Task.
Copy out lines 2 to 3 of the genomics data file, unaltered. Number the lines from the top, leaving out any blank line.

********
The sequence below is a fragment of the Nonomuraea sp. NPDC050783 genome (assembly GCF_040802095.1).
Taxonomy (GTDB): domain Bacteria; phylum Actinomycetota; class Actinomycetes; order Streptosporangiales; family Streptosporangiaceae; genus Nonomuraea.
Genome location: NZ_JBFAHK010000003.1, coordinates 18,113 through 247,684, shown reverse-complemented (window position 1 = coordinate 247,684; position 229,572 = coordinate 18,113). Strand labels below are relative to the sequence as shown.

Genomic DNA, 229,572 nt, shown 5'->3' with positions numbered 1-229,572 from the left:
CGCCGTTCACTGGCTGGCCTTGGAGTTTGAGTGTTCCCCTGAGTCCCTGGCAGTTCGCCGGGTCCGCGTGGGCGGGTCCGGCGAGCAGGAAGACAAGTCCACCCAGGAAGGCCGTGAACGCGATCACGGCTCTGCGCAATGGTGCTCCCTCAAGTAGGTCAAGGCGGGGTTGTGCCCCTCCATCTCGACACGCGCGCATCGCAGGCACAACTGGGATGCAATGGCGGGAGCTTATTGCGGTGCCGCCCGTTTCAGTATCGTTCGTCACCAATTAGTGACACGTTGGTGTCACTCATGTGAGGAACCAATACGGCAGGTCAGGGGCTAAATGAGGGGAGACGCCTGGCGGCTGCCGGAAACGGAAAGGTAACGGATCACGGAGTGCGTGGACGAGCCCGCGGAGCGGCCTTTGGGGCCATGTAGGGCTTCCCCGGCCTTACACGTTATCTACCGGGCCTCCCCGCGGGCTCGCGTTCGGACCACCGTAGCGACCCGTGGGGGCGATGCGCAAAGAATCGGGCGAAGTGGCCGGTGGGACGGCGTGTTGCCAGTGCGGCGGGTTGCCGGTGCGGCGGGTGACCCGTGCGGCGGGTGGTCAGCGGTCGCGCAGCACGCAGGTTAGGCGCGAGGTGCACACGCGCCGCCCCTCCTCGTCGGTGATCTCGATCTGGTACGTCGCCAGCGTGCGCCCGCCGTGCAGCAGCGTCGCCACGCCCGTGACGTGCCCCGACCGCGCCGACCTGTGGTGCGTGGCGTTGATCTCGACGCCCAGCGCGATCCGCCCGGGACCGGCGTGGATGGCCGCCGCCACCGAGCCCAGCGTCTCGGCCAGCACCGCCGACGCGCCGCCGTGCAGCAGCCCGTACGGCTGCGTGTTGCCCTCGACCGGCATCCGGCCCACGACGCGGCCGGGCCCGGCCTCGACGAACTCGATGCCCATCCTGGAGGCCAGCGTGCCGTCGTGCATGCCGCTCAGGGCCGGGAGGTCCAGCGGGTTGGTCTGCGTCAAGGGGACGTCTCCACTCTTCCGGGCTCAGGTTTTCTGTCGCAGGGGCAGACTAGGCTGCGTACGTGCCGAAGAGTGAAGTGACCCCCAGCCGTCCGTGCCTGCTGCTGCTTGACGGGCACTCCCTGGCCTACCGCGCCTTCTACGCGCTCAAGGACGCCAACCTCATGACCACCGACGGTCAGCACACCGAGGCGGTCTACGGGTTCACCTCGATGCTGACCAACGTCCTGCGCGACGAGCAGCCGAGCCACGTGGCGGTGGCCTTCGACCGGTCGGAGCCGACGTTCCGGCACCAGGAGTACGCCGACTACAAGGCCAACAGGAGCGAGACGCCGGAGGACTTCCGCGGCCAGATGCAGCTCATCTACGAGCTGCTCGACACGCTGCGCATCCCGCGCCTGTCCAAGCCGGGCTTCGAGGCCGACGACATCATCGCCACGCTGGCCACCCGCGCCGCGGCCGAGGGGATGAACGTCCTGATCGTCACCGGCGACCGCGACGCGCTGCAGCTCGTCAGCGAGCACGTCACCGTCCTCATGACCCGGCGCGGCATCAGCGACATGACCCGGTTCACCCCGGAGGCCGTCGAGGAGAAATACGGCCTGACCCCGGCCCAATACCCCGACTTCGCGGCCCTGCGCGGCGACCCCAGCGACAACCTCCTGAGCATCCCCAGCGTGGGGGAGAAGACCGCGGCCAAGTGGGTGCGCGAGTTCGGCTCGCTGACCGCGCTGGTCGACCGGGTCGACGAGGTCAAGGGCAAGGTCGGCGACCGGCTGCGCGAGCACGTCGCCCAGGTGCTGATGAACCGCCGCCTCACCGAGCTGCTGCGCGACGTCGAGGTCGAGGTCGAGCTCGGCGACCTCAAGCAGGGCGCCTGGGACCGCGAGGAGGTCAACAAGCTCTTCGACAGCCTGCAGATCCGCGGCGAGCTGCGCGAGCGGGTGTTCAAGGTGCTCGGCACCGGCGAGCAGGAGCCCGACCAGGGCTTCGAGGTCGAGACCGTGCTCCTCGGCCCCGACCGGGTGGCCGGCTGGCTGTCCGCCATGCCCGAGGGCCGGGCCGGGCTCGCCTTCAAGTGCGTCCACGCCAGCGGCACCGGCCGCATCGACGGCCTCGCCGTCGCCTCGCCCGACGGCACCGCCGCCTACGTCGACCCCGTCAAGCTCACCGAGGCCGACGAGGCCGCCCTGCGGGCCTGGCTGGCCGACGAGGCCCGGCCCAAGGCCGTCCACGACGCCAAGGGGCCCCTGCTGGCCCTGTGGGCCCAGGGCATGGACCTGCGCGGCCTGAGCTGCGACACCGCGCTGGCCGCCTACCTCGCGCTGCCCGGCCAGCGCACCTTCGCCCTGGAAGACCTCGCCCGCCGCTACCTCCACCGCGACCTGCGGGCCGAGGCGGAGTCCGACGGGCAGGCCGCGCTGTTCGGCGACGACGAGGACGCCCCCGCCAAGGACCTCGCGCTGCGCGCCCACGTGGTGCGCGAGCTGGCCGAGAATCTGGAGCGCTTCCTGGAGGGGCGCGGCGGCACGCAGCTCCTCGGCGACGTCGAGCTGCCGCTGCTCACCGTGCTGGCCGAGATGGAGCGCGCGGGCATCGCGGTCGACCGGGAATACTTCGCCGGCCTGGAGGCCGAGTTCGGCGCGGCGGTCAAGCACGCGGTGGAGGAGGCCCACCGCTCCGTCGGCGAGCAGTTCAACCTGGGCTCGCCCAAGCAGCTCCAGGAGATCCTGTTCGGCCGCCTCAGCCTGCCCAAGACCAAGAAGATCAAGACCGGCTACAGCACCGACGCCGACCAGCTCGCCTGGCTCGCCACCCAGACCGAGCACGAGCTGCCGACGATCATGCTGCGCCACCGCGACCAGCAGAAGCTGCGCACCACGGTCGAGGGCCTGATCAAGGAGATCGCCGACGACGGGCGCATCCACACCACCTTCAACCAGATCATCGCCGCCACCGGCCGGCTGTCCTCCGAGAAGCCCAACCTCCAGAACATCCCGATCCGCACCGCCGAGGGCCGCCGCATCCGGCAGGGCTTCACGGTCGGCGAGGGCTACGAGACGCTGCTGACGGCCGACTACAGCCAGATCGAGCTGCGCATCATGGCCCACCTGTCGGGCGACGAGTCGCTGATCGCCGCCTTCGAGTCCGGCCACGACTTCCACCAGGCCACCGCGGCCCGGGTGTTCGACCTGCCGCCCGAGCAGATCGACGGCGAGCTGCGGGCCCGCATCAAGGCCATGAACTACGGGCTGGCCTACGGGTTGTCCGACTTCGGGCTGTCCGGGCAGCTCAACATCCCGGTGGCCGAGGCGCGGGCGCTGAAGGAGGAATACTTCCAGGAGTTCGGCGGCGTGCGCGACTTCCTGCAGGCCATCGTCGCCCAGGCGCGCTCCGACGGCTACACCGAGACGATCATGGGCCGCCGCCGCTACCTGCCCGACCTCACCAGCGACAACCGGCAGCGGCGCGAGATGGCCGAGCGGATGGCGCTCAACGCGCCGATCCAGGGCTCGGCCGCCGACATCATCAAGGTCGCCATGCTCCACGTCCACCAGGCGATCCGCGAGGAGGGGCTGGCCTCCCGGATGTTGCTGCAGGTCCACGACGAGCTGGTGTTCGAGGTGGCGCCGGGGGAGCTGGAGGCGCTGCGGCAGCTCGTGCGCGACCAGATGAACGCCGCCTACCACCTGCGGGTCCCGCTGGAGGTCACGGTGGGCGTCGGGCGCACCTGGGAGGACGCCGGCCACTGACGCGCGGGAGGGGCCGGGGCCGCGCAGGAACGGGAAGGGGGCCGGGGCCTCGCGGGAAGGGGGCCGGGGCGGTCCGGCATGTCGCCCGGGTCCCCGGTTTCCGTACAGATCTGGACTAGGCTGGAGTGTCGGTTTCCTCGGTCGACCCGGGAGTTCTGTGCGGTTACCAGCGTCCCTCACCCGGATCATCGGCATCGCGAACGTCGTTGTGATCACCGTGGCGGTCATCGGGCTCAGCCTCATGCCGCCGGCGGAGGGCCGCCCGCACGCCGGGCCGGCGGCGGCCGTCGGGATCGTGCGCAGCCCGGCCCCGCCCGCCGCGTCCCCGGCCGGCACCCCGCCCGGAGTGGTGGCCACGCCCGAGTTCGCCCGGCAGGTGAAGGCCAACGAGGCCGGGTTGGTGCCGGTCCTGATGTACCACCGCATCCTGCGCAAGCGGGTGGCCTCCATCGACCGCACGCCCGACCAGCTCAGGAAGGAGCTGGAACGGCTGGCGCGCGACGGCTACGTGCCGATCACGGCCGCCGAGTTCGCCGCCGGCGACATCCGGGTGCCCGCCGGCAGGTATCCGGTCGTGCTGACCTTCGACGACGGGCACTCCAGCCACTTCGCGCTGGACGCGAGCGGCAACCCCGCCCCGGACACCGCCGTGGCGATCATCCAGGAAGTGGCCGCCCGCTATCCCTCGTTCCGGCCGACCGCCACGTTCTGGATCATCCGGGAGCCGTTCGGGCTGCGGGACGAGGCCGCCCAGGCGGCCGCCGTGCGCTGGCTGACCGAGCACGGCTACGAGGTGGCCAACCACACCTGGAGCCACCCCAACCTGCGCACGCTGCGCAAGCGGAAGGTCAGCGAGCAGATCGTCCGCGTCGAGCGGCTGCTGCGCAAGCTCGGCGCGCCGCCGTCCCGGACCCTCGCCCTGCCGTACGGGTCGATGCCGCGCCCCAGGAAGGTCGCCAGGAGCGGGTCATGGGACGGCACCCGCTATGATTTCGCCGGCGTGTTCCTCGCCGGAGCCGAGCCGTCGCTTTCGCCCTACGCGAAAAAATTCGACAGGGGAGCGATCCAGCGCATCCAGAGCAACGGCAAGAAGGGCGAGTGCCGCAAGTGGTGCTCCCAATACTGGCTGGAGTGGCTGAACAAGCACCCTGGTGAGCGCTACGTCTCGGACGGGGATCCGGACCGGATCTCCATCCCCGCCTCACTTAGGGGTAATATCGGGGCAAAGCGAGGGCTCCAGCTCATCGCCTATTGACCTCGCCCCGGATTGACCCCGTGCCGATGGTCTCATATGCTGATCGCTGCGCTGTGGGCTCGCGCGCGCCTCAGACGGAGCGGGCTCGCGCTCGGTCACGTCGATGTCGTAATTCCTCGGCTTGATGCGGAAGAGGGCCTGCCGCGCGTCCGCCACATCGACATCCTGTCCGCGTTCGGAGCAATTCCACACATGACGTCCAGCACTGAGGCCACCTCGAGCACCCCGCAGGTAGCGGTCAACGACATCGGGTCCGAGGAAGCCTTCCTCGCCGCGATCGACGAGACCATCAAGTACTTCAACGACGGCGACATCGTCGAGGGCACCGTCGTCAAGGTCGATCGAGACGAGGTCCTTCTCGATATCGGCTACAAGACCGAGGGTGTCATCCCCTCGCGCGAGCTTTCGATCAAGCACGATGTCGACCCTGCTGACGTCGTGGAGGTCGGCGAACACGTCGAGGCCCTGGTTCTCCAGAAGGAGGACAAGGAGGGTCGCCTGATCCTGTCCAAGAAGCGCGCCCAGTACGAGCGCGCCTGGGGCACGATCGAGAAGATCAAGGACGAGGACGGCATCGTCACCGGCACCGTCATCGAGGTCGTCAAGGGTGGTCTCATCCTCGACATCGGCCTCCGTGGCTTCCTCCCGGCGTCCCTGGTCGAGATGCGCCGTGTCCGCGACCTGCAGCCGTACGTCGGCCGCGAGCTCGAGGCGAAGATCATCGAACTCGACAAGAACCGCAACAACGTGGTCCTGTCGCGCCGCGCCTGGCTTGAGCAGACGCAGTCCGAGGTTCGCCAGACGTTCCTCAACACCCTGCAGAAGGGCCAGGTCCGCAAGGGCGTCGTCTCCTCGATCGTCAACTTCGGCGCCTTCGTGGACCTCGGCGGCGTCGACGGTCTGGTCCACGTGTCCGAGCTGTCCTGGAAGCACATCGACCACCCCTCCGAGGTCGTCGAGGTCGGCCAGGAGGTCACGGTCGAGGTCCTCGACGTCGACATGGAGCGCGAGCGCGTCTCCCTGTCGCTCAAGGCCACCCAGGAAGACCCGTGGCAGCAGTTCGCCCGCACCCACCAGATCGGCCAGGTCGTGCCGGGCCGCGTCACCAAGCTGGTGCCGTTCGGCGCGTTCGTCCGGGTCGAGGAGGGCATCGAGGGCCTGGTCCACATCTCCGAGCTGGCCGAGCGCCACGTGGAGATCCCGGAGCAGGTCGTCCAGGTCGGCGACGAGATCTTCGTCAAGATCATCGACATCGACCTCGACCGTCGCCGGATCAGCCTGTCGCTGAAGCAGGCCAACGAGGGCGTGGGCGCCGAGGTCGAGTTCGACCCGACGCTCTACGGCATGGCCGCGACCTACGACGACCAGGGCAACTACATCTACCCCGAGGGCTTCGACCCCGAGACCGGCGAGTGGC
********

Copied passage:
Taxonomy (GTDB): domain Bacteria; phylum Actinomycetota; class Actinomycetes; order Streptosporangiales; family Streptosporangiaceae; genus Nonomuraea.
Genome location: NZ_JBFAHK010000003.1, coordinates 18,113 through 247,684, shown reverse-complemented (window position 1 = coordinate 247,684; position 229,572 = coordinate 18,113). Strand labels below are relative to the sequence as shown.